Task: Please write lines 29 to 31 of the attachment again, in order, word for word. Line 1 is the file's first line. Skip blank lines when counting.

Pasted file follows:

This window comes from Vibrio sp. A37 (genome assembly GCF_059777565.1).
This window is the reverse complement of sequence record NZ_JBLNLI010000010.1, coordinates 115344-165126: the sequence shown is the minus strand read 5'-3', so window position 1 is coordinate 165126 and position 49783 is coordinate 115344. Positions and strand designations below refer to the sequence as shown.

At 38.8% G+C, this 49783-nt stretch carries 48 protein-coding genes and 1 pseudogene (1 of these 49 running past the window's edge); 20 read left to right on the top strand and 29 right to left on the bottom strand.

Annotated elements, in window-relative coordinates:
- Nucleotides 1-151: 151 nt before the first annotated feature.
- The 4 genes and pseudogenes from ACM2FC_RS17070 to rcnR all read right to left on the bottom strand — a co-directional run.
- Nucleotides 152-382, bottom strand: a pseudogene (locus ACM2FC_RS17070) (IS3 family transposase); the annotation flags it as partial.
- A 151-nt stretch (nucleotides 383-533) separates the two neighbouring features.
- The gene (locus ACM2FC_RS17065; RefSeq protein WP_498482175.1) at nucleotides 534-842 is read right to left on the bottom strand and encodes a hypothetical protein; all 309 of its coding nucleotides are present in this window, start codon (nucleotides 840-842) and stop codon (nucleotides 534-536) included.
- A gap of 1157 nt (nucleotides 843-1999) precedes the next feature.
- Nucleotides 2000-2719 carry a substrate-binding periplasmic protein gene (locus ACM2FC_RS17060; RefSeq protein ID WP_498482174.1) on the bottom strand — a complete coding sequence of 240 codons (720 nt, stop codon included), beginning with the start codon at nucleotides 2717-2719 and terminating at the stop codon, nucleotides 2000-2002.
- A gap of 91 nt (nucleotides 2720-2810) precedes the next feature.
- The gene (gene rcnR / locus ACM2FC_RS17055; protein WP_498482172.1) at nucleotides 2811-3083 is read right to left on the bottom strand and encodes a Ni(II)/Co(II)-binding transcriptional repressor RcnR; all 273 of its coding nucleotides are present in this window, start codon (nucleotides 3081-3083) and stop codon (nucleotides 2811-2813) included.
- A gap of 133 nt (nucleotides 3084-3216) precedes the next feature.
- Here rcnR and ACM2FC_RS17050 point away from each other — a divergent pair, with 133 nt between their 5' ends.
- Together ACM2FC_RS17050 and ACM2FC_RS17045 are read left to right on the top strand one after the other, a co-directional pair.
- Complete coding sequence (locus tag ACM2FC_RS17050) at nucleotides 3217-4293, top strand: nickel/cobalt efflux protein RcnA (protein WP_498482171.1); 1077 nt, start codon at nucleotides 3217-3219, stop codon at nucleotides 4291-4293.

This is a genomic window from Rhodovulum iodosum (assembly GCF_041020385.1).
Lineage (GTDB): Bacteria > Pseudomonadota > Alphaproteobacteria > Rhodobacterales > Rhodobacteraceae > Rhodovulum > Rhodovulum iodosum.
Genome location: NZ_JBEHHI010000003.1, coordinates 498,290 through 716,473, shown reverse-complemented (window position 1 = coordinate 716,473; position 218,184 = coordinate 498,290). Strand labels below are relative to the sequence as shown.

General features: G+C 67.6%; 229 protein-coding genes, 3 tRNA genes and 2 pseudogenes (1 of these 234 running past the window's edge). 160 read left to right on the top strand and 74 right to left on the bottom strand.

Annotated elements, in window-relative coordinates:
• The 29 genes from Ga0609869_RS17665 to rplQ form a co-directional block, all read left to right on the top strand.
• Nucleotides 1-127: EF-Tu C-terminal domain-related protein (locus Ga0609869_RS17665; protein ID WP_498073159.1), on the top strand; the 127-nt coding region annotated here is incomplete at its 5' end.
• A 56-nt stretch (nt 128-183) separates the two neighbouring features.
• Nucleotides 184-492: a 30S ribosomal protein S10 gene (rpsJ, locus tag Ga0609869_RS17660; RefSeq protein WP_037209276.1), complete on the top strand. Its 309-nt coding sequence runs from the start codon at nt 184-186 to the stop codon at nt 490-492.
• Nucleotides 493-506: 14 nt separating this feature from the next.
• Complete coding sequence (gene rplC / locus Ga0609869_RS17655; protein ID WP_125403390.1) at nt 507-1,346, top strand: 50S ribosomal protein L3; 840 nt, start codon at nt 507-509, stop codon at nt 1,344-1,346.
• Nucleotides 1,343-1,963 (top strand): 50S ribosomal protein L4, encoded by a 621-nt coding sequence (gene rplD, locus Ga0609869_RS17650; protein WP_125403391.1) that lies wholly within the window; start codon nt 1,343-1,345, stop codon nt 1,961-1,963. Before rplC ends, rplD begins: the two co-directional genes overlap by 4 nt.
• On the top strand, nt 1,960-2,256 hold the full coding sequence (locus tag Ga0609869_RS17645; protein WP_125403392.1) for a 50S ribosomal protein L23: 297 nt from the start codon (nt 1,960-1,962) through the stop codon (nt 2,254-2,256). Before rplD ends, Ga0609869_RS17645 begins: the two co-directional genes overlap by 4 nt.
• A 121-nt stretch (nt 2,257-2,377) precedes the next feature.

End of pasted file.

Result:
• Nucleotides 1,343-1,963 (top strand): 50S ribosomal protein L4, encoded by a 621-nt coding sequence (gene rplD, locus Ga0609869_RS17650; protein WP_125403391.1) that lies wholly within the window; start codon nt 1,343-1,345, stop codon nt 1,961-1,963. Before rplC ends, rplD begins: the two co-directional genes overlap by 4 nt.
• On the top strand, nt 1,960-2,256 hold the full coding sequence (locus tag Ga0609869_RS17645; protein WP_125403392.1) for a 50S ribosomal protein L23: 297 nt from the start codon (nt 1,960-1,962) through the stop codon (nt 2,254-2,256). Before rplD ends, Ga0609869_RS17645 begins: the two co-directional genes overlap by 4 nt.
• A 121-nt stretch (nt 2,257-2,377) precedes the next feature.